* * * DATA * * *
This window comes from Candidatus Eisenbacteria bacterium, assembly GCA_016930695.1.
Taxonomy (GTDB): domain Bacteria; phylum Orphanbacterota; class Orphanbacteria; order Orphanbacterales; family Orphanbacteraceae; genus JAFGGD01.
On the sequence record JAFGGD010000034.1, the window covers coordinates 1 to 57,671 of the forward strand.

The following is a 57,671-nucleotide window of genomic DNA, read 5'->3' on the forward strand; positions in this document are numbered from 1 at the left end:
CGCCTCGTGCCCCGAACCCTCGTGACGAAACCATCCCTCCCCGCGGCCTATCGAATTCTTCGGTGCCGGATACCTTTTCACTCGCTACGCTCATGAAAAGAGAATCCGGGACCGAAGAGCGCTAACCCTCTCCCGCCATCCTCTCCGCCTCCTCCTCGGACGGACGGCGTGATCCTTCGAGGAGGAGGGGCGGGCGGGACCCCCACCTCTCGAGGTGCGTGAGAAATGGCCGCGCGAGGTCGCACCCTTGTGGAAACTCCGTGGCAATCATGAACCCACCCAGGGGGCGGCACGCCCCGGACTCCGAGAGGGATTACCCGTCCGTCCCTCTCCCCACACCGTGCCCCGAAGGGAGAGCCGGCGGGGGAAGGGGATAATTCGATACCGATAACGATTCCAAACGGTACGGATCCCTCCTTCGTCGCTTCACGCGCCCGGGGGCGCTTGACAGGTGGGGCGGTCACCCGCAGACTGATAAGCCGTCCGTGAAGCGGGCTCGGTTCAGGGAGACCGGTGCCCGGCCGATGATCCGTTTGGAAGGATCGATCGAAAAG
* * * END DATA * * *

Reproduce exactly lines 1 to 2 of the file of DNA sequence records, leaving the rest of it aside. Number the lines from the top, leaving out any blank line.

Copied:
This window comes from Candidatus Eisenbacteria bacterium, assembly GCA_016930695.1.
Taxonomy (GTDB): domain Bacteria; phylum Orphanbacterota; class Orphanbacteria; order Orphanbacterales; family Orphanbacteraceae; genus JAFGGD01.